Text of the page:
According to a new scientific report about cellphone safety, kids’ brains may absorb twice as much cellphone radiation as adults’ brains. This isn’t a big shock, as cell phones have been under fire for a while. A year ago, Dr. Devra Davis reported that cell phones may expose our kids to some very dangerous health and developmental risks. Then in May, the World Health Organization (WHO) along with the International Agency for Research on Cancer (IARC), officially classified the radiofrequency electromagnetic fields used by cell phones as cancer-causing to humans – although this has been debated. It’s really no secret that cell phone use may be a hazard for kids, but no one can put a finger on why. However, the new research, published Monday in the journal, Electromagnetic Biology and Medicine tells us why kids are at a bigger risk for radiation absorption than adults.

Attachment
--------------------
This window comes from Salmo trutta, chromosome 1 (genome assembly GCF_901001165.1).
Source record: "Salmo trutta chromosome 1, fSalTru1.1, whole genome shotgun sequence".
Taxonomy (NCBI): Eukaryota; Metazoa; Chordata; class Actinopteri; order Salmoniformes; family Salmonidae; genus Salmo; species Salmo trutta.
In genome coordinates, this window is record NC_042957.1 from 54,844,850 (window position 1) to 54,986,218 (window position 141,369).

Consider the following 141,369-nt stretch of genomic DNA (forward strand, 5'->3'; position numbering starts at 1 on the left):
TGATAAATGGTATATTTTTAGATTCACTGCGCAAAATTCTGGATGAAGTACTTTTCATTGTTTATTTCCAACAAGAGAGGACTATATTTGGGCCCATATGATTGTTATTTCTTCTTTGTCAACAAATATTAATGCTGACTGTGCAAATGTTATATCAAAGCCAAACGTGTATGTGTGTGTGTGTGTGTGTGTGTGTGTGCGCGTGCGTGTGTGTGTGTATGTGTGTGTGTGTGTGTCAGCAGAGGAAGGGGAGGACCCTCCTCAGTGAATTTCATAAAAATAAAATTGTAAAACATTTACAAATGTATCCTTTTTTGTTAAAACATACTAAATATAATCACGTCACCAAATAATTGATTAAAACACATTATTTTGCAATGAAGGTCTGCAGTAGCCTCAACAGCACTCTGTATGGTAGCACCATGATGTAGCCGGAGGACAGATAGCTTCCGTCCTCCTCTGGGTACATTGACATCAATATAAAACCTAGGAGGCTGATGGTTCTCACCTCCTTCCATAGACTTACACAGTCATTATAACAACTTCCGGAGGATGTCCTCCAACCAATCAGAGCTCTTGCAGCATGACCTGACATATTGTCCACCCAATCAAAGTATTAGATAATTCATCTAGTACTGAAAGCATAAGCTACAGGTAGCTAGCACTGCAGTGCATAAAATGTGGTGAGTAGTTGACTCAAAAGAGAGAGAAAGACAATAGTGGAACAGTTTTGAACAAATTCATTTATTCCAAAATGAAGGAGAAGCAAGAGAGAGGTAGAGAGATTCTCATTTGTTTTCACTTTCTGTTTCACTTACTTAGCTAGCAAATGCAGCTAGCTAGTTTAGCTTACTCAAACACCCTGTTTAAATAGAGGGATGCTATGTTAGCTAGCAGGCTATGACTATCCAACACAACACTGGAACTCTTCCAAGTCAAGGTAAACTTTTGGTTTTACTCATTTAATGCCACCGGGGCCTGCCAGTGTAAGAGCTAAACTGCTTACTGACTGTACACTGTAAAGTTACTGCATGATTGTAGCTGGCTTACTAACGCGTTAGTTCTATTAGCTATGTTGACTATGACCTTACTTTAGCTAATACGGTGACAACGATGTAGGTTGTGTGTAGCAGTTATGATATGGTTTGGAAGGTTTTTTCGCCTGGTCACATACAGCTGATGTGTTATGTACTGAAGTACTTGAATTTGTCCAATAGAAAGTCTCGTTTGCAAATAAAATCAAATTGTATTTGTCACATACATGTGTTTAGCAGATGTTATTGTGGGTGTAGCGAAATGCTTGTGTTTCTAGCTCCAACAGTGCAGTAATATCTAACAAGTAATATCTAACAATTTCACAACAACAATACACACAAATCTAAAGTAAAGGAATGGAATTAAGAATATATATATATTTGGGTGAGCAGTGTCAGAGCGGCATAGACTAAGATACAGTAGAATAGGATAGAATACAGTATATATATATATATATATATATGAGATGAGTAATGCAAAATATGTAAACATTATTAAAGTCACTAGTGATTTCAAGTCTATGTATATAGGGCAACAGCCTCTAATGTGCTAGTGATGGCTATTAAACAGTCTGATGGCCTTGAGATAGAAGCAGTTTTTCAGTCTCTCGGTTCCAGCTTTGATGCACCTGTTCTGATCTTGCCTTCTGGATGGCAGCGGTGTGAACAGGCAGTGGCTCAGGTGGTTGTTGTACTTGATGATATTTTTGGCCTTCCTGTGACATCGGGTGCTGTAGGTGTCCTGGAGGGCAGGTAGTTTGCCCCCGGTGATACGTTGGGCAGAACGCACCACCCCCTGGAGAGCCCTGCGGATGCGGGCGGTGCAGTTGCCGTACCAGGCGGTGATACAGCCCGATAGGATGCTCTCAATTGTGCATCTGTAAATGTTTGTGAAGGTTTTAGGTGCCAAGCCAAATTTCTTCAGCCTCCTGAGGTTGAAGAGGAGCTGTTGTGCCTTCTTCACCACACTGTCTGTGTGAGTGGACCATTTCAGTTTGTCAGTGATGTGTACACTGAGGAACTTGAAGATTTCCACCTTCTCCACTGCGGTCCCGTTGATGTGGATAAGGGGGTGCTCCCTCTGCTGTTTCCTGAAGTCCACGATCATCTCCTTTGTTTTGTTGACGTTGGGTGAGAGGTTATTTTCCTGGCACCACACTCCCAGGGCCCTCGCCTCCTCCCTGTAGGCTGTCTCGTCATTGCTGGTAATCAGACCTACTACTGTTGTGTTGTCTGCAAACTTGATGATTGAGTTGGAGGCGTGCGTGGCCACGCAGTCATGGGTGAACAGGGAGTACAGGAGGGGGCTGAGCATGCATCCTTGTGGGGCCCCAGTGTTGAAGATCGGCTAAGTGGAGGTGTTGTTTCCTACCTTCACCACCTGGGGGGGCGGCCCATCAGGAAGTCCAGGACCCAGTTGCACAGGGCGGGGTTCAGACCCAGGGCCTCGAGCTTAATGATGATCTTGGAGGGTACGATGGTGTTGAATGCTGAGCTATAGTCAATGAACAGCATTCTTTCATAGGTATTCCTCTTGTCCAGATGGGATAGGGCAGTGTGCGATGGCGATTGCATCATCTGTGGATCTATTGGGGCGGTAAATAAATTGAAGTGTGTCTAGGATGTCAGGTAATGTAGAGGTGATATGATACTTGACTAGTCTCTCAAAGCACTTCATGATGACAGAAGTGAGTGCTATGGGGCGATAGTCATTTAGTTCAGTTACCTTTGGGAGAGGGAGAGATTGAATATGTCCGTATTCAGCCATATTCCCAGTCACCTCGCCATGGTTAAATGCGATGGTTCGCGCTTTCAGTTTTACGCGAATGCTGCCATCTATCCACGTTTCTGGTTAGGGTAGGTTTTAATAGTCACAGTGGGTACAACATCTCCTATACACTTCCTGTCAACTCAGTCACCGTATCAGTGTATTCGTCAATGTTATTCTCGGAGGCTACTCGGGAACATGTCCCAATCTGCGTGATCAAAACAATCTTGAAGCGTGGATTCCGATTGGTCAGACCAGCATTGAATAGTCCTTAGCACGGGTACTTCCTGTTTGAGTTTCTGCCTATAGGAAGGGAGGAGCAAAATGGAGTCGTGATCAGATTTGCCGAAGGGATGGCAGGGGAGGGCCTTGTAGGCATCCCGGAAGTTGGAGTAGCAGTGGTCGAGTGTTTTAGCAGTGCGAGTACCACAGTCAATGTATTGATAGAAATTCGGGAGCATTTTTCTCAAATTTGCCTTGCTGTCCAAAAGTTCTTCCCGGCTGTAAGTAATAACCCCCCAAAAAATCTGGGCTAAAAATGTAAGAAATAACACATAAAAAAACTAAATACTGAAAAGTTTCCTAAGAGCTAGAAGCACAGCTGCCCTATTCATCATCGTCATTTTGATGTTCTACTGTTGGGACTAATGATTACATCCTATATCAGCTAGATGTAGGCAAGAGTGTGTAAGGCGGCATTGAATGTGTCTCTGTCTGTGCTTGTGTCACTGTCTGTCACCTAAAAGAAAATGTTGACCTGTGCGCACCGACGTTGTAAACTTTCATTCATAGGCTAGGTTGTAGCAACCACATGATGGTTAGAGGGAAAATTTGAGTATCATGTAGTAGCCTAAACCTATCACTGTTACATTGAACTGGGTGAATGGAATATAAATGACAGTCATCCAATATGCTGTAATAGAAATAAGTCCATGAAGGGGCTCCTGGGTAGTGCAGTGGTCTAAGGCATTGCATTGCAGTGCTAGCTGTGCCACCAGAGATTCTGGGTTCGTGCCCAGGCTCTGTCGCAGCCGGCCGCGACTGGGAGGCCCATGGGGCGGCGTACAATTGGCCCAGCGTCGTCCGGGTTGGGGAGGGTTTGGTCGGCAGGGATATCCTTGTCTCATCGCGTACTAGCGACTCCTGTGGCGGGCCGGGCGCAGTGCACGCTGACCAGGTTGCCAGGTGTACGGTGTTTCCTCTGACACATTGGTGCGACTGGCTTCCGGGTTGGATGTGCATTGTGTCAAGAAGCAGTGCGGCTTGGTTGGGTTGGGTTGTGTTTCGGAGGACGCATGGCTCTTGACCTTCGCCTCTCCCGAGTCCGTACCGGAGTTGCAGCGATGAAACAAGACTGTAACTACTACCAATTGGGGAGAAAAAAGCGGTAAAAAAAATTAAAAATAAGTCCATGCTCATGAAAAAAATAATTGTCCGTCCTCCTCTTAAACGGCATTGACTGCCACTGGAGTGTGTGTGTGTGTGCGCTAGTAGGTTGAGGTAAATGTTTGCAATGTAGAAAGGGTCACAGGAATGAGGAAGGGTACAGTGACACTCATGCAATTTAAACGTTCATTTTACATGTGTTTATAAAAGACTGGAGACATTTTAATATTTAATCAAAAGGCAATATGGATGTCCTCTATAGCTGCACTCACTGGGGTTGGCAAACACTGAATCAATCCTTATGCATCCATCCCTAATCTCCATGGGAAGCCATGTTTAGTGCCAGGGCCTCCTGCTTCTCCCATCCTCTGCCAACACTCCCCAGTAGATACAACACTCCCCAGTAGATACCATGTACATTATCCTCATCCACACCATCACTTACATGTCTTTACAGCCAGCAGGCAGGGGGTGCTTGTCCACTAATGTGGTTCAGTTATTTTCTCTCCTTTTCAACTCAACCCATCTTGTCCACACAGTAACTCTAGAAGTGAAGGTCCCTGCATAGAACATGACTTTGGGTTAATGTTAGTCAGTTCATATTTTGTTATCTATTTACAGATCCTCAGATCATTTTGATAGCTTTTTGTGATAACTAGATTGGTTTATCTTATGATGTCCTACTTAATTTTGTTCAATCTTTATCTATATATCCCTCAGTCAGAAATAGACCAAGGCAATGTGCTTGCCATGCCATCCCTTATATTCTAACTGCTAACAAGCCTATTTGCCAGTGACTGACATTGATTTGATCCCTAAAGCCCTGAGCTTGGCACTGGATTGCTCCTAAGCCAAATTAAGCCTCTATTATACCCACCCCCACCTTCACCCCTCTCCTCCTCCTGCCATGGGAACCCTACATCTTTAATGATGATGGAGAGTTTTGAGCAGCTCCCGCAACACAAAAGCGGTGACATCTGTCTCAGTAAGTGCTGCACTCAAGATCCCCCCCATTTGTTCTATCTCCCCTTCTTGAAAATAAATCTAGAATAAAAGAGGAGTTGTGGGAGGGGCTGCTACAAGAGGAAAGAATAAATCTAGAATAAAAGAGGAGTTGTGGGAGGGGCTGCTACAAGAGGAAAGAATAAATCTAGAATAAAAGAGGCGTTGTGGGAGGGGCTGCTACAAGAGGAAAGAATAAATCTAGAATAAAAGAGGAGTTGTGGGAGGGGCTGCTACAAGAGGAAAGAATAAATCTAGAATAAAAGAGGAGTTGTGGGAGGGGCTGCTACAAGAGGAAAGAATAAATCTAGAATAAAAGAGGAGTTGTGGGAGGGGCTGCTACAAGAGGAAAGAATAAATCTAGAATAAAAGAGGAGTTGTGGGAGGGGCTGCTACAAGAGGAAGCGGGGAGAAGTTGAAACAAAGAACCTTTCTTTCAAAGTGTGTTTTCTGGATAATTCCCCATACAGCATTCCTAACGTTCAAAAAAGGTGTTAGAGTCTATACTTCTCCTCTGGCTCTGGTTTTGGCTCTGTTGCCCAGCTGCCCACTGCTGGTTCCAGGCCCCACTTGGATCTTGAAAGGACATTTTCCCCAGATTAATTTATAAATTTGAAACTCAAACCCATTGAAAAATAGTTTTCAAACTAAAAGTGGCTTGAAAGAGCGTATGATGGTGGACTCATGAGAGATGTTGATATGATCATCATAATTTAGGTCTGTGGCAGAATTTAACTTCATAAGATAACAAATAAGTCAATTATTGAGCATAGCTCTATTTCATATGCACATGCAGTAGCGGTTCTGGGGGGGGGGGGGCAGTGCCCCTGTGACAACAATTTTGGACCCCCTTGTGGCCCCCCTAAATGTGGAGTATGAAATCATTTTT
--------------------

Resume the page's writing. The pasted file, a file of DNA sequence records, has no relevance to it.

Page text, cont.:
The new report notes that the amount of cell phone radiation kids are exposed to has been wildly underestimated. How come? Current cell phone certification processes use tests meant for adults, not children. Although a cell phone may test as safe for adult use, the certification process doesn’t take a child’s smaller size into account. The report points out that existing cell phone certification tests involve a plastic model of the head called the Specific Anthropomorphic Mannequin (SAM). SAM represents the top 10% of U.S. military recruits in 1989, none of which, of course, were children. Thus the test greatly underestimates the Specific Absorption Rate (SAR) for typical mobile phone users and children in particular. Radiofrequency (RF) exposure to a head smaller than the typical SAM head model will end up absorbing a higher SAR. For example, researchers say that the SAR for a 10-year old is up to 153% higher than the SAR for the SAM model. A child’s much smaller head may absorb over two times more radiation, plus, because of a child’s thinner skull, the absorption rate of a child’s skull’s bone marrow can be ten times greater than adults. This report calls for new cell phone testing protocol in the United States that considers different modes of cell phone use, head sizes and tissue properties.
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